The Gates Foundation is pledging to donate $2.1bn to support women’s economic and health issues in its first major initiative since the world’s largest philanthropic group was jolted by the announcement last month that its co-chairs, Bill Gates and Melinda French Gates, were ending their marriage.
The issue of gender equality is dear to French Gates, a former Microsoft executive, who has in recent years embraced it as her overriding mission. In addition to the Gates Foundation, she also operates a $5bn investment fund, Pivotal Ventures, devoted to women’s causes.
But the Gates Foundation’s support for women’s issues has become awkward after reports emerged about Bill Gates’s relationship with Jeffrey Epstein, the financier who killed himself in his jail cell in 2019 while awaiting trial over charges that he trafficked underage girls.
A spokesperson has said Gates regretted meeting Epstein, and that he had done so only to discuss philanthropic projects.
The latest pledge money will be donated over five years, and spread across three broad categories: $650m for economic empowerment, in part by supporting family care and other unpaid tasks that fall heavily on women; $1.4bn for family planning and contraceptives; and $100m to help women vault into leadership roles in business, politics and other arenas.
The donation coincides with the Generation Equality Forum, a UN-sponsored event that will bring together governments and non-profit groups for three days in Paris to advance the cause of gender equality.
That mission, say backers, has been given fresh impetus by the coronavirus pandemic, which has taken a disproportionate economic toll on women by pushing them out of the workforce and forcing them to shoulder a greater burden of family care.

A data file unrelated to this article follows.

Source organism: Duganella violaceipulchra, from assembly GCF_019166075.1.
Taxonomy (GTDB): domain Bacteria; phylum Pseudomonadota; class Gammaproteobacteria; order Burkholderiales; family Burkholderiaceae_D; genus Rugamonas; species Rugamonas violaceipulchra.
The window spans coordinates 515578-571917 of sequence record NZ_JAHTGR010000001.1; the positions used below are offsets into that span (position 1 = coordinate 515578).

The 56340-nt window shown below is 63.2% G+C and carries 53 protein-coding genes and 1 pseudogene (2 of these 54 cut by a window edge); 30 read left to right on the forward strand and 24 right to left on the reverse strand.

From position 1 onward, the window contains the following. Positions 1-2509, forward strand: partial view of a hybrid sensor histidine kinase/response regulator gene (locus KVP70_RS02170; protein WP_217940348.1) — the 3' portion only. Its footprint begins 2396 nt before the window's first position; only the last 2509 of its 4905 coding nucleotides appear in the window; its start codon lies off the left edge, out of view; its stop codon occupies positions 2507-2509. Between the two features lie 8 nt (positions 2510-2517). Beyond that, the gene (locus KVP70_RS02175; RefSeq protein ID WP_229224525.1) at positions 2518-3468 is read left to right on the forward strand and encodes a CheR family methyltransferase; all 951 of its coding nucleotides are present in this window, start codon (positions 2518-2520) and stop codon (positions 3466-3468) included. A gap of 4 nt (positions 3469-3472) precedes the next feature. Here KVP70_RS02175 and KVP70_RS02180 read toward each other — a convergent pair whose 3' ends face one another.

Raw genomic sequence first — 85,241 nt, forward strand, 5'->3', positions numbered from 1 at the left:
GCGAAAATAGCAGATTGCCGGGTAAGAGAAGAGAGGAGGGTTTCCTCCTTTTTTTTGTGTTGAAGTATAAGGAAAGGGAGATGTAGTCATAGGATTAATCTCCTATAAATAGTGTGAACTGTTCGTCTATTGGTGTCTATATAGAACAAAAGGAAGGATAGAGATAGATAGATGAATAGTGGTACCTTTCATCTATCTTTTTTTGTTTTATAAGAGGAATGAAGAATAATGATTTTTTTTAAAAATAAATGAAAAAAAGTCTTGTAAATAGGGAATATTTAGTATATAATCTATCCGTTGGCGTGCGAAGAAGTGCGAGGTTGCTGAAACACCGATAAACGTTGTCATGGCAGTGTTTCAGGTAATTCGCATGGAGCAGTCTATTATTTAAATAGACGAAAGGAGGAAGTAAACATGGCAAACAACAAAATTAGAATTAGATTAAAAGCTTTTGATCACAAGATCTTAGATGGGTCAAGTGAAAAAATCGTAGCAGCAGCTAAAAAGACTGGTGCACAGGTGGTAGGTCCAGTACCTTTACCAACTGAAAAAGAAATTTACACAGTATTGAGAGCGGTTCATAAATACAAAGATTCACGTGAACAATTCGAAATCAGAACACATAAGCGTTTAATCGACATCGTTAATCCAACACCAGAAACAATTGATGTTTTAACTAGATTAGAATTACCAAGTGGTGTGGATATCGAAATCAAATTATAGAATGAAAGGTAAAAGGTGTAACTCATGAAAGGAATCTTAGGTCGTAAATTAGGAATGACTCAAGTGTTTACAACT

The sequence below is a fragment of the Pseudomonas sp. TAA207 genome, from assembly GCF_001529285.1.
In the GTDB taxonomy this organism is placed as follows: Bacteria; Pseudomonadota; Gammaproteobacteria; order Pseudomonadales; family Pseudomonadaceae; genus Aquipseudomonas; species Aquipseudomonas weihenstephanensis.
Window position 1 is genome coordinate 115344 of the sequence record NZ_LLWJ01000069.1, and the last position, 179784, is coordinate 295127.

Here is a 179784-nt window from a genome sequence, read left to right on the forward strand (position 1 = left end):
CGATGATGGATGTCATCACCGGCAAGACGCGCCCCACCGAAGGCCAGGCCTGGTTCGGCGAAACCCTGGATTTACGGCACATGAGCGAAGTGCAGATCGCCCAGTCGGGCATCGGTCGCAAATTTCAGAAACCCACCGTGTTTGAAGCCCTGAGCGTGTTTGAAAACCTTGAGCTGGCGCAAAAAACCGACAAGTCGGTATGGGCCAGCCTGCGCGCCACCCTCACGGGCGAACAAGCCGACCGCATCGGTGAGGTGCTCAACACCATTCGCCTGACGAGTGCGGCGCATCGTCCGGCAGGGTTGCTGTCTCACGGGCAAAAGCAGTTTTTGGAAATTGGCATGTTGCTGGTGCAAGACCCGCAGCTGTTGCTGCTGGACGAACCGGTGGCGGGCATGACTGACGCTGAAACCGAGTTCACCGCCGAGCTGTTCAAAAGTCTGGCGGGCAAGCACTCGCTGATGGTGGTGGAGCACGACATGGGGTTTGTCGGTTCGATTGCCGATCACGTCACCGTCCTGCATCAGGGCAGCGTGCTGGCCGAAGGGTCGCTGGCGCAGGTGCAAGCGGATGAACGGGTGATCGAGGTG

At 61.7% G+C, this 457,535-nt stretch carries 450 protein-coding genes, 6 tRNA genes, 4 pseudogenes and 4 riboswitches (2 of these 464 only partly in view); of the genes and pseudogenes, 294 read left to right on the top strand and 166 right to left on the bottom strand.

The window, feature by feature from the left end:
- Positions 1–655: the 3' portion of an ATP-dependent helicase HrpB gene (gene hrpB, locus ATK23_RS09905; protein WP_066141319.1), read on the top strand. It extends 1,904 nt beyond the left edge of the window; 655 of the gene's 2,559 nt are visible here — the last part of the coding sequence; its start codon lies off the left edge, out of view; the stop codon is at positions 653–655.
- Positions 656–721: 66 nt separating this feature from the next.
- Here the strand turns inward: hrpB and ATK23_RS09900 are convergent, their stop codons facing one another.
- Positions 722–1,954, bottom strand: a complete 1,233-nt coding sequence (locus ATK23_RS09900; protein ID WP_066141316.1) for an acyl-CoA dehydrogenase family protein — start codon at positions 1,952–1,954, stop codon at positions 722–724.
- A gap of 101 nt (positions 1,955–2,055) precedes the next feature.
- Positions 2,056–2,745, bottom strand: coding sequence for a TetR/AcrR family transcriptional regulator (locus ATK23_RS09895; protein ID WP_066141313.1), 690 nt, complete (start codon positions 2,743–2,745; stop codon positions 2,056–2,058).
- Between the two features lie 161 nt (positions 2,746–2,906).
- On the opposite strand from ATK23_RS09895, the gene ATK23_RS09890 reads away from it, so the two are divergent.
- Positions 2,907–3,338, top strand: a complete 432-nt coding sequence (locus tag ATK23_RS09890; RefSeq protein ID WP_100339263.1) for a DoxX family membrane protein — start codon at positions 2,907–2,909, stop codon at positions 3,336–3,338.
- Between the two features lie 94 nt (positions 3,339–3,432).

In a statement, French Gates said: “The world has been fighting for gender equality for decades but progress has been slow. Now is the chance to reignite a movement and deliver real change.”
The announcement comes at a moment of tumult for the $50bn Gates Foundation, which is funded by the fortune Gates amassed as co-founder of Microsoft.
When they announced their marital split, Gates and French Gates insisted they remained committed to its mission and would continue to work together.
But some former executives have questioned whether the philanthropic juggernaut can continue to operate as it is currently constituted. Those concerns deepened after Warren Buffett, the Berkshire Hathaway chair who has committed most of his fortune to the foundation, announced last week that he was resigning as a trustee.
Mark Suzman, the foundation’s chief executive, has told staff that he will unveil additional changes to its governance next month.
In a statement announcing the $2.1bn pledge, Gates said: “Prioritising gender equality is not only the right thing to do, it is essential to fighting poverty and preventable disease.”
Meanwhile, the foundation also presented fresh economic data illustrating how the pandemic has exacerbated gender inequality by pushing women out of the workforce in disproportionate numbers.
According to data from the International Labour Organization, unemployment among women increased by 13m between 2019 and 2020 — and is projected to rise by another 2m this year — while men have largely recovered jobs lost during the pandemic.
“Gender equality is an economic necessity,” French Gates wrote in a separate letter. “One of the main reasons economies were so fragile in the first place was that women were marginalised. And those economies will never bounce back if their leaders continue to marginalise women.”